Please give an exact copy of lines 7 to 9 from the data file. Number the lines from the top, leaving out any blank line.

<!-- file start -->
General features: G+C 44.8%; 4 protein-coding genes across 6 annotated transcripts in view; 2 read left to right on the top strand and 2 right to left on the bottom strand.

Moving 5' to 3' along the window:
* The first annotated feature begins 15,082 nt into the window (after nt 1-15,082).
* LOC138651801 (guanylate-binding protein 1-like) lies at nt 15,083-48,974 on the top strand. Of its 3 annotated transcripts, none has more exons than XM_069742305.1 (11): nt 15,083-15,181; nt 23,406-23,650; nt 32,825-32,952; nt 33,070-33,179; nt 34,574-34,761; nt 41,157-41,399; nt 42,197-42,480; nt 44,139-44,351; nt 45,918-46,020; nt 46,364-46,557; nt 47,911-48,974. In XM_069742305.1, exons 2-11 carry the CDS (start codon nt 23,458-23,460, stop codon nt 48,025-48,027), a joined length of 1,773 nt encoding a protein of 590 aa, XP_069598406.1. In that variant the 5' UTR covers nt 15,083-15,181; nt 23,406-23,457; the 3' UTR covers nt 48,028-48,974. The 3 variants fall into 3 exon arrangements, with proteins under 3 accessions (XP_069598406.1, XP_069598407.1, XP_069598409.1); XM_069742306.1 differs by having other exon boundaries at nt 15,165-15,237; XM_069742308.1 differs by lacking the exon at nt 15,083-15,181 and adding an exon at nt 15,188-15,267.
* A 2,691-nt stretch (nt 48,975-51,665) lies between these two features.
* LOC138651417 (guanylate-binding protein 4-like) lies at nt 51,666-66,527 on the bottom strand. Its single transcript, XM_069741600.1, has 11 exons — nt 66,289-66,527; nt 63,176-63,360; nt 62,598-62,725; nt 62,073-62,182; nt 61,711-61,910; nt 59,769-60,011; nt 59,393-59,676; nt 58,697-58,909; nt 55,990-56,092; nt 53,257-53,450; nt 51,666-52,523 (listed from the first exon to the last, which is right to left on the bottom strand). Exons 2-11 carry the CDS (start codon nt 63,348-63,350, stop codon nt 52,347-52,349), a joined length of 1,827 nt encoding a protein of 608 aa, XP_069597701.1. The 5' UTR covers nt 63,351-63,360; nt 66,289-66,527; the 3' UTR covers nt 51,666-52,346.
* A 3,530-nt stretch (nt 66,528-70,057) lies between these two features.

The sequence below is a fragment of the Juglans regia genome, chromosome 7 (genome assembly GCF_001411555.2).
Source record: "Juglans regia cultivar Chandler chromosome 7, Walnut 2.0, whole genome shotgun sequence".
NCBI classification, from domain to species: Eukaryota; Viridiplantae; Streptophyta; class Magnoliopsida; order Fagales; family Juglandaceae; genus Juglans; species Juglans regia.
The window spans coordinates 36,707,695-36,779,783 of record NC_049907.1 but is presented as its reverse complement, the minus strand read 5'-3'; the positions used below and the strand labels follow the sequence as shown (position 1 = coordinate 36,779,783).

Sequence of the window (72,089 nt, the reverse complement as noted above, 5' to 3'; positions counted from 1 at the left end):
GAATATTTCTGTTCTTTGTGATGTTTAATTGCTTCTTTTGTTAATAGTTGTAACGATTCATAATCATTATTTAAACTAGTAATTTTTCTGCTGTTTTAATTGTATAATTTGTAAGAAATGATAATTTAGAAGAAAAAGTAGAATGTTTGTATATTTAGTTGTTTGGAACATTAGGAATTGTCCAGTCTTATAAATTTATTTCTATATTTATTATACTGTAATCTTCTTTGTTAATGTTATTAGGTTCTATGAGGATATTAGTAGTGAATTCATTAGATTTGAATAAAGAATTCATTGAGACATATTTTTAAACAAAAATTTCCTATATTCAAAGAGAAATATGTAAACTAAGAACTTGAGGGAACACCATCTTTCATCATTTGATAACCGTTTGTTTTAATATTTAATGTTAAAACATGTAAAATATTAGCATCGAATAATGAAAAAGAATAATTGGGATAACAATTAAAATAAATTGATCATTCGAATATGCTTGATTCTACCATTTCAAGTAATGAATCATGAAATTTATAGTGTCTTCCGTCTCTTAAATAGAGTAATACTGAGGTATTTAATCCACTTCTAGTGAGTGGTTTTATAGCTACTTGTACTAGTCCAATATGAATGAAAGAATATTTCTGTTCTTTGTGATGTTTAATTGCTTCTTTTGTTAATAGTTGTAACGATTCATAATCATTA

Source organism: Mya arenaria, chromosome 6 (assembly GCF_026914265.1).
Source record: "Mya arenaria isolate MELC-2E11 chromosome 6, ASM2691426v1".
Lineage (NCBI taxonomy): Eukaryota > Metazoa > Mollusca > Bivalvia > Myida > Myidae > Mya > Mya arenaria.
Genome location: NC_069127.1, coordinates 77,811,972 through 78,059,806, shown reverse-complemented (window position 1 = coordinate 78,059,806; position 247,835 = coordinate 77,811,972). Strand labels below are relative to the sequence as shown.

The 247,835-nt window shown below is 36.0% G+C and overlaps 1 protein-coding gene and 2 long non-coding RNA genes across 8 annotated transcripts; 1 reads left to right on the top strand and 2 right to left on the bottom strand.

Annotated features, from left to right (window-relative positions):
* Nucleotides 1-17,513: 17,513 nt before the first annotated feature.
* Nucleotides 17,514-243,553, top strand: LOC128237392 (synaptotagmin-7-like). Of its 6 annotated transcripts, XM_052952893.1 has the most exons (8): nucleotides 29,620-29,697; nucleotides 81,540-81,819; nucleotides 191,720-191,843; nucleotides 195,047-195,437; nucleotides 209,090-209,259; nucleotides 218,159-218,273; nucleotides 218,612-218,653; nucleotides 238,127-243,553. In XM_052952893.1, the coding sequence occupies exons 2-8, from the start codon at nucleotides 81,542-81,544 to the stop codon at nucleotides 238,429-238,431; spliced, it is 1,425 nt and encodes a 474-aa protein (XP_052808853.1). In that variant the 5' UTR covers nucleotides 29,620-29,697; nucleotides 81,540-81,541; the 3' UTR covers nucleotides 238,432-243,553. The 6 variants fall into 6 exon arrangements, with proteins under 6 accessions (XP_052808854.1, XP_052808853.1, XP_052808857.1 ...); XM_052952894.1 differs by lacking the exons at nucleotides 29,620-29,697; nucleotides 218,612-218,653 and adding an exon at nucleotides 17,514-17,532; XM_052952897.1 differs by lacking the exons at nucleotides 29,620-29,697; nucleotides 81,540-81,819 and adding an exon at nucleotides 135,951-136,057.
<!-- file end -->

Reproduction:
* A 3,530-nt stretch (nt 66,528-70,057) lies between these two features.

The sequence below is a fragment of the Juglans regia genome, chromosome 7 (genome assembly GCF_001411555.2).
Source record: "Juglans regia cultivar Chandler chromosome 7, Walnut 2.0, whole genome shotgun sequence".